Aspen real estate market slows after a torrid December
March 3, 2013
ASPEN – The fantastic finale to 2012 in the Pitkin County real estate market has given way to a sluggish start in 2013.
The total dollar volume of all real estate sales in January was down $15.15 million, or 15 percent, from January 2012, according to deeds filed with the Pitkin County Clerk and Recorder’s Office.
The sales slump continued in February, with dollar volume down another $9.1 million, or 20 percent, according to deeds filed.
For the two months combined, the market is down $24.25 million, or 17 percent.
Realtors said Friday that the surge in late 2012 and the slump in early 2013 are connected. A flurry of activity in the fourth quarter of 2012 was driven by changes in the capital-gains tax laws. Sales that would have been completed in January and February of this year were fast tracked in December.
“Buyers and sellers were doing back flips to get closings done in the last days,” said Carrie Wells, a leading real estate agent with Coldwell Banker Mason and Morse Real Estate in Aspen. Work in December for real estate agents, title insurance companies and real estate attorneys was like “running a marathon,” she said.
Wells said she represented the buyers in one transaction in which an offer was made for a home on Christmas Eve with a closing on Dec. 27. The buyers knew they would benefit from a discount, so they agreed to a deal that skipped many of the due-diligence steps, and they allowed the sellers to remain in the property for six months, she said.
Buyers aren’t willing to jump through hoops like that now, and sellers don’t have the incentive to reach an agreement because of higher taxes, Wells said. Therefore, activity has sagged.
In January, all sales totaled $81.50 million compared to $96.65 million for January 2012. It was the worst performance for the month since 2010.
This February was the worst in at least a decade. Sales totaled only $36.26 million compared to $45.36 million in February 2012 and $115.92 in February 2011.
“It’s a little slower than we were hoping for,” said Craig Morris, a partner in Aspen Snowmass Sotheby’s International Realty, the upper valley’s biggest real estate firm.
Like Wells, he said the 10 percent increase in the capital-gains tax spurred so much activity in late 2012 and affected activity to start this year. “Buyers knew that sellers would be a little more motivated to sell in December,” he said.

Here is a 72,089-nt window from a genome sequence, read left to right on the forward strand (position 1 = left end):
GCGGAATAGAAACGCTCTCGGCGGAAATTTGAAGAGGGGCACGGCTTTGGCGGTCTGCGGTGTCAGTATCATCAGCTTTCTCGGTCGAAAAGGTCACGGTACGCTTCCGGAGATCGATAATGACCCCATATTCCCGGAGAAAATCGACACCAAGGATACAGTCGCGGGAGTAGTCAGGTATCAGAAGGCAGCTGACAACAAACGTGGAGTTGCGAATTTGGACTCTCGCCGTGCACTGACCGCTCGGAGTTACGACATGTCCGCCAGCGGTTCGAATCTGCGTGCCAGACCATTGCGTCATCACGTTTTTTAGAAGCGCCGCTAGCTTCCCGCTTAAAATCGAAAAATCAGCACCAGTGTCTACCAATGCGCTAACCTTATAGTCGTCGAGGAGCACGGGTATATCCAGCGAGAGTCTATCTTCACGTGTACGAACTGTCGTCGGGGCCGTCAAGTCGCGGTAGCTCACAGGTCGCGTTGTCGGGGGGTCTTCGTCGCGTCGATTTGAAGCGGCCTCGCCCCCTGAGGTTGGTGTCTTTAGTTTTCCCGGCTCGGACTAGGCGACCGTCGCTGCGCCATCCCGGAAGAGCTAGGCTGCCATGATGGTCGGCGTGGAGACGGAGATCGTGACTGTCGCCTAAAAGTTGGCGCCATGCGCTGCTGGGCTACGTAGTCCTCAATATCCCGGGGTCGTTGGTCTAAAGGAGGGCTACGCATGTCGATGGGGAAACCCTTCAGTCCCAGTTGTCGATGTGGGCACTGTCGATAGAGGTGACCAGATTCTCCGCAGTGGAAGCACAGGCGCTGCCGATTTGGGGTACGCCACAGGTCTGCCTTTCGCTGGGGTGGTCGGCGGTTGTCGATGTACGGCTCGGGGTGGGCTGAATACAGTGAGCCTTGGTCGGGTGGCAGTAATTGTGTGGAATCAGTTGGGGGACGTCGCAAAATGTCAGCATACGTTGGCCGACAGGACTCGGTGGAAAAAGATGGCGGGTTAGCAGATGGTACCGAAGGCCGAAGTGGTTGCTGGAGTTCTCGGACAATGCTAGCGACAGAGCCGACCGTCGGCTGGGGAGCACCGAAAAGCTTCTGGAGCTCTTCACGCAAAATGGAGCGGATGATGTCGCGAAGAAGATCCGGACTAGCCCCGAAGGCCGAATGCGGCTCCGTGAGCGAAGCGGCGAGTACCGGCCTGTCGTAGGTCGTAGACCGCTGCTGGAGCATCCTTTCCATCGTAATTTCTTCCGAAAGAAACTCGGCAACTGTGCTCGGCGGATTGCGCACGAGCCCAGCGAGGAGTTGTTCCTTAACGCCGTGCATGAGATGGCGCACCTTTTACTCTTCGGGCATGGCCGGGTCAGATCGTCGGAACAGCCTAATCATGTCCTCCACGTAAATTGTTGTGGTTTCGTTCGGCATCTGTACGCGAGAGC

Total sales volume soared to $269.56 million in December, making it the strongest month of 2012. Sales were up 247 percent from December 2011.
Morris said that if you took sales for the last three months and divided by three, it would produce three average months.
One glaring development so far this year is the lack of big sales. In January, there was one sale for more than $10 million. The next-highest sale was $6.3 million.
February featured a high sale of $7.5 million and three above $3 million.
In contrast, there were four single-family-home sales of $11 million or more just between Dec. 20 and 26.
“The inventory has thinned out quite a bit” in the $10 million-plus range, Morris said. There are 62 properties currently listed for more than $10 million in Aspen and Snowmass Village in the Multiple Listing Service. He estimates that is 30 percent less than the inventory of one year ago.
Both Morris and Wells anticipate activity picking up this year. The good news for the real estate industry in Aspen is January and February are the two slowest months, so decreases in dollar volume can be offset. Wells said she expects a strong summer with activity matching traditional levels.
The “feeder markets” for Aspen – major metropolitan areas where many buyers come from – are seeing strong real estate activity, she said. That typically translates into purchases in Aspen and other mountain markets. The major feeder markets include Los Angeles, Chicago, New York and Miami.
Morris said the number of showings is strong there, indicating that people are interested in buying. He has a $50 million house in Wildcat under contract for later this spring. He said he had five showings of properties priced at $10 million or more on Saturday.
Those indicators lead him to believe that 2013 will compare favorably to last year.
“I think it’s going to be similar,” he said. “I’m optimistic it’s going to be slightly better.”
Sales totaled $1.49 billion in Pitkin County in 2012, or an increase of 17.5 percent over 2011. Last year was the best since 2007.